A Jig for Arching Dulcimer Braces

Many instruments with flat tops and backs actually have some slight arching built into them. The arching ads stiffness and strength to the thin top and back.

On guitars the soundboard must not only create the sound of the instrument but it also must resist the tension of six strings. Traditional dulcimer designs usually employ the finger board carrying most of the string load, however some slight arching of the top and back can allow me to make them thinner and more resonant.

The arching also helps the top and back resist warping when the humidity changes. I consider a certain amount of “movement” of the top and back to be a part of the nature of a lightly built instrument. I prefer this to having an instrument that is built like a brick as they usually sound as good as a brick!

First I take the rough sawn brace stock and plane it to thickness using a bench hook and a plane.

planing braces on a bench hook

My method for arching the braces is simple. I have a jig that is nothing more than a piece of wood slightly thinner than the thickness of my braces. The ends of one edge are a little higher than the center. I figured out the proportions of the jig by eye, experimentation, and feel and to get the desired amount of arching.

brace jig

The hole in the jig serves an important purpose; it allows me to hang the jig on a nail so I don’t sweep it up and throw it in the scrap bin!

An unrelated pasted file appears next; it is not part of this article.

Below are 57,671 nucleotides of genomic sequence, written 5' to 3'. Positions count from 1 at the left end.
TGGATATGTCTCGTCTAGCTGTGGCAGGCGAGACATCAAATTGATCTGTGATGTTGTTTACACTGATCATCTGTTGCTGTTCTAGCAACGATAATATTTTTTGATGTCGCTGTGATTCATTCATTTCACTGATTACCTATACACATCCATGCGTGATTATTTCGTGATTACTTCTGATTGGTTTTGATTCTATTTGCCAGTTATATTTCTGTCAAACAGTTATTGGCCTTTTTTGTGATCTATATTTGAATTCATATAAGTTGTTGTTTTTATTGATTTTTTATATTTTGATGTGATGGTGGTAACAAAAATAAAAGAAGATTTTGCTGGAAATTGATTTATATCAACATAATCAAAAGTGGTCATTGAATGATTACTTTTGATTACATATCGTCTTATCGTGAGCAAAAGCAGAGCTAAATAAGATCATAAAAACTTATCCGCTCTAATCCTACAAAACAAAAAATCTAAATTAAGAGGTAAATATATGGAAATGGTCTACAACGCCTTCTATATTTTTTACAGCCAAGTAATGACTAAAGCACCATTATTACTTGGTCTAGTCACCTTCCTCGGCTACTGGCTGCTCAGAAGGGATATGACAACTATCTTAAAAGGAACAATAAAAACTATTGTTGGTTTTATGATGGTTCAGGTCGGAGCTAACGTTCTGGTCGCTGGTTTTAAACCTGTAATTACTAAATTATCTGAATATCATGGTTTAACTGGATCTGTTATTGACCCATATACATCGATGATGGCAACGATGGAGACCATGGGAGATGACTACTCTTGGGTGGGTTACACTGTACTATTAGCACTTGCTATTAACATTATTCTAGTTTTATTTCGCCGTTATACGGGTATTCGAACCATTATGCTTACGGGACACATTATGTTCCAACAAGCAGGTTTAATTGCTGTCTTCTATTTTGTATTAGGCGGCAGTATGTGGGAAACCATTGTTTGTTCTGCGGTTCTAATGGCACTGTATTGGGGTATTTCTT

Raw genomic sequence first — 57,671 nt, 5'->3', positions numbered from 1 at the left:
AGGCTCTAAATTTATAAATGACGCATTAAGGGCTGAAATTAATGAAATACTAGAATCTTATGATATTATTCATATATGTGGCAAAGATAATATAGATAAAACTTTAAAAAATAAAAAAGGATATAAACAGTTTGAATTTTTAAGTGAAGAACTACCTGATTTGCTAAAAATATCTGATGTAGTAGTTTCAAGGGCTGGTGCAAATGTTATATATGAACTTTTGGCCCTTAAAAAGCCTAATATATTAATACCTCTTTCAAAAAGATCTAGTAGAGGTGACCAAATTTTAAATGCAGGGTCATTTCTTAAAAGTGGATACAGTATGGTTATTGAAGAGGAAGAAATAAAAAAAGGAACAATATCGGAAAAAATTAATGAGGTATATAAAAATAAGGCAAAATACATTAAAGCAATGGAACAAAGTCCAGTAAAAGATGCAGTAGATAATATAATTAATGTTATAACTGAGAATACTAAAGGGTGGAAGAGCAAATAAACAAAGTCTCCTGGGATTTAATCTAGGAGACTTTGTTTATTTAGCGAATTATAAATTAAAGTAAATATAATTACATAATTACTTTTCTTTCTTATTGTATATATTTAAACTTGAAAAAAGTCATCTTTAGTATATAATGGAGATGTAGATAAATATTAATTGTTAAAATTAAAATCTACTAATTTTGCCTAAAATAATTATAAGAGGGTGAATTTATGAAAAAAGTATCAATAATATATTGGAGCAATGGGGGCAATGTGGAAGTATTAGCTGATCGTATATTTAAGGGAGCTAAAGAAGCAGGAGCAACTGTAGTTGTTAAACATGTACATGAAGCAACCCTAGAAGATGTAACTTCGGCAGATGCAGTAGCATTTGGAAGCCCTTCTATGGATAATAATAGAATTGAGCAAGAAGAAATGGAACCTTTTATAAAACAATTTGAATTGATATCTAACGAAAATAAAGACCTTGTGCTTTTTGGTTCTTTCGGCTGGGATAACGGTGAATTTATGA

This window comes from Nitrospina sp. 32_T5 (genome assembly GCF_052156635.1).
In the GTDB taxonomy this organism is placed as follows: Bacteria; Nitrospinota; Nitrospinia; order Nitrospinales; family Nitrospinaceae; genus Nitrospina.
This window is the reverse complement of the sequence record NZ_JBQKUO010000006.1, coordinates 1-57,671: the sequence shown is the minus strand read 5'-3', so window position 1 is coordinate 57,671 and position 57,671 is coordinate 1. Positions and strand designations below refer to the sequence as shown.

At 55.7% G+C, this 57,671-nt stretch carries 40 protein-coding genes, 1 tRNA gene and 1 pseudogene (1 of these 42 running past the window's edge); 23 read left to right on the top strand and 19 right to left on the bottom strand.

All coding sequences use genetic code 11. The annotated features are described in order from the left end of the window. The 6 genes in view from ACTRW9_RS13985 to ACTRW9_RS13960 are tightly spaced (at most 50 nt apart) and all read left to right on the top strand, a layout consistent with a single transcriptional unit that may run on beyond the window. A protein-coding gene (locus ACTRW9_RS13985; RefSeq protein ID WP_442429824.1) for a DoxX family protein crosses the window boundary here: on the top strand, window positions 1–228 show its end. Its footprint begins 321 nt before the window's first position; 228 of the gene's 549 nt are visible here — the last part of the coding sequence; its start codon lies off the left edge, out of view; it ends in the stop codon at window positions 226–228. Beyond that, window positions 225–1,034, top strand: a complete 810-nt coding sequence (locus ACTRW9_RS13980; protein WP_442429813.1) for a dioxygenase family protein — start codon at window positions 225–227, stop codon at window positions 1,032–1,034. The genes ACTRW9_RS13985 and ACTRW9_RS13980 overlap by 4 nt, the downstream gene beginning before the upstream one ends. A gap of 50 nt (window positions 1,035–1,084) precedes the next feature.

I put the jig in the front vice of my bench. The straight part goes against the bottom of the vice and the edge with the elevations faces up.

brace arching jig in vise

I place the brace on top of the jig with the quartered grain running perpendicular to the floor. I use a block of wood to press the center of the brace down till it touches the low part of the jig. I hold it there with one hand and tighten the vice with the other.

Since the jig is a little thinner than the braces the result is a brace that is firmly held in the vice and bowed down at the center. The surface facing up and out of the vice is the surface that will be glued to the instrument after the brace leaves the jig.

brace in jig

Since the center of the brace is pressed down the ends are higher. I plane the top of the brace flat. Once this surface is flat I open up the vice and the planed surface of the brace springs up into a perfect arch that is ready to be glued to the soundboard.

Here you can see the planed surface of the brace against a straight edge.

Notice that the ends of the brace gradually taper away from the center. It is not easy to see in the photograph but it is there. This is the slight arch that I have aimed for.